Electric guitars, on the face of it, might not seem to have much to do with chemistry. However, the materials that make them up are carefully chosen for their chemical properties, without which they simply wouldn’t function. In this graphic, we take a look at some of these materials, and their typical compositions.
The most important parts of an electric guitar are, of course, the pickups. These allow the vibrations of the strings to be detected, and eventually converted into sound at the guitar’s amplifier. In order to do this, they make use of magnets, and can contain a number of different elements as part of their composition.
The most common alloy (mixture of metals) used in pickups is alnico; this is a combination of aluminium, nickel, and cobalt. Alnico magnets were once the strongest known, but they have since been eclipsed by the rise of the rare earth magnets, which can also be used in pickups. Samarium cobalt magnets and neodymium boron iron magnets can also be used, although are perhaps less common. Additionally, ceramic magnets, based on iron oxide with strontium or barium carbonate, can be utilised.
The pickup itself consists of a long magnet, or a number of cylindrical magnets in a row, around which is a wire coil. The vibrations of the electric guitar’s strings cause changes in the magnetic field of these magnets, which in turn is able to induce a current in the coiled wire. This current is then passed on to the amplifier, which produces the sound. The stronger the magnets used in the pickups, the more sensitive they are to the string’s vibrations.
Of course, for the guitar string vibrations to have an effect on the magnetic field of the pickups, they too need to contain a ferromagnetic metal; this can be either iron, cobalt, or nickel. There are a large number of different string compositions, but often they will consist of steel, a combination of iron, carbon, and sometimes chromium. The chromium can help prevent corrosion, as it forms a layer of chromium oxide which prevents the string from further attack by oxygen in the air. Additionally, the strings can sometimes be coated with various polymer additives to help inhibit corrosion. However, these additives can sometimes have a negative effect on the tone of the guitar.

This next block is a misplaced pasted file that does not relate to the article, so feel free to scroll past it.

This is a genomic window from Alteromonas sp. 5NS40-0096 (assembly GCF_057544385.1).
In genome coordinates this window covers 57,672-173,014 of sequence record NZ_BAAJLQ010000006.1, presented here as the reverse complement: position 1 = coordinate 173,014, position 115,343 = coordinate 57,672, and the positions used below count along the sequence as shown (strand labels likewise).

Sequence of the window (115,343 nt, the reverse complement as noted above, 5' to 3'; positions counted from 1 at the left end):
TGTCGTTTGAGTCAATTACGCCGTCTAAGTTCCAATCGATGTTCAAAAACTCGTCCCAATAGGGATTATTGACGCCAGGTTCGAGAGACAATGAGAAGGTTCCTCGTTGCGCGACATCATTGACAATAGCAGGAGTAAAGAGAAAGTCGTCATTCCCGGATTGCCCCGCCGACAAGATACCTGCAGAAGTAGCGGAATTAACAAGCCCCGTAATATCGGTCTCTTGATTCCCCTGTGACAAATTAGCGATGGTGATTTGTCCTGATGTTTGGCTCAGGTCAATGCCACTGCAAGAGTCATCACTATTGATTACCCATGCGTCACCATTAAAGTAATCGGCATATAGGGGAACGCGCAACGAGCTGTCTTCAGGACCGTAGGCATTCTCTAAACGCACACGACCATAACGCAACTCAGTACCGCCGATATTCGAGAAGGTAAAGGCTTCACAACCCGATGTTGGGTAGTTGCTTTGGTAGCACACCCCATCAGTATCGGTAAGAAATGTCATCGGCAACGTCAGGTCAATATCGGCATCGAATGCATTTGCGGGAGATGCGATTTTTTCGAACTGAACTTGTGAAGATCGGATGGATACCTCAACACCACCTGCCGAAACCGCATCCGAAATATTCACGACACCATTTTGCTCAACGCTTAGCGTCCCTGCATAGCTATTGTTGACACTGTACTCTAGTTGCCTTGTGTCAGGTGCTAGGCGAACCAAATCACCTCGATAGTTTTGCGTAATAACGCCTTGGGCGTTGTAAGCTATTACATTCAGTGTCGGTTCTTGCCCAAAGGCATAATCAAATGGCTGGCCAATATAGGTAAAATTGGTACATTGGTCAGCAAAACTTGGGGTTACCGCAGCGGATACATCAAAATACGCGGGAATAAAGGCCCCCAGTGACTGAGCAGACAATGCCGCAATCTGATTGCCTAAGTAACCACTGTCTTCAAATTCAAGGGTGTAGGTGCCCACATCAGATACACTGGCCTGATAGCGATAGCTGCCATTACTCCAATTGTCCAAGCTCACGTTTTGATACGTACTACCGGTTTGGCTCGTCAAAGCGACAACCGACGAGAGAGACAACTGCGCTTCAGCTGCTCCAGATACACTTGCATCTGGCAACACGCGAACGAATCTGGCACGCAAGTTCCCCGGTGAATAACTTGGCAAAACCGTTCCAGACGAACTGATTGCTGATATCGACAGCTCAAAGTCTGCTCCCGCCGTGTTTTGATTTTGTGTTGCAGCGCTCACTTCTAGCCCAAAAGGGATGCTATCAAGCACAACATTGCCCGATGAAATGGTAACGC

The lower strings of a guitar (E, A & D) will often have a nickel winding over their steel core. Nickel also makes an appearance in the frets of most guitars, which are commonly made from nickel-silver. Despite the name, this alloy doesn’t actually contain any silver, but is named for its silver appearance. It’s actually an alloy of copper, nickel, and zinc. These nickel-silver frets aren’t as hard-wearing as steel, so some guitar manufacturers use stainless steel instead to give the frets more longevity.
The inlays of the frets can be made from a variety of materials. The pearly effect can be achieved via the use of mother of pearl, also known as nacre. This is a material produced by a number of molluscs, and based on layers of calcium carbonate divided by layers of organic biopolymers. Inlays can also be made of plastic on some guitar models.
From an appearance perspective, at least, the most important aspect of the guitar is the body’s finish. The finish of most electric guitars is either a nitrocellulose lacquer, a polyester, or a polyurethane. Nitrocellulose, for the unfamiliar, is highly flammable and also known as gun cotton. It is obtained by the nitration of cellulose, an important structural component of plants. In guitar coatings, nitrocellulose is blended with other compounds and organic solvents to create a lacquer. The solvents evaporate as the lacquer dries.
Nitrocellulose lacquer is prized as a coating by some guitarists as it is thinner than some other coatings, which some claim leads to a better sound (though we’re not going to wade into that argument here). It’s also easy to blend with paints, and easier to repair. It does have its downsides, however. The solvents used in the lacquer can be potentially damaging to the respiratory systems of workers applying the coating during the guitar’s manufacture, and for this reason other options were sought.
Enter the polyesters and the polyurethanes. These plastics can be made into synthetic resins which harden after application the guitar body, making them more durable than nitrocellulose finishes. In some cases, UV light can be used to initiate the curing process of the resin, making the finishing process much quicker than the application of nitrocellulose lacquer.
It’s clear, then, that, if you’re a guitarist, whilst the sound production of an electric guitar might owe more to physics, the materials that give it the properties that allow for this in the first place owe something to chemistry.
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References & Further Reading
- The science of electric guitars & guitar electronics – J Lähdevaara
- The chemistry of guitar strings – T Parker
- Optimisation and evaluation of stainless steel wire used as guitar strings – S Vosough
- Nitro vs. Poly – G Wahl-Stephens, Pro Guitar Shop
2 replies on “The Chemistry of an Electric Guitar”
I wouldn’t undersell chemistry. Everything has SOMETHING to do with chemistry.
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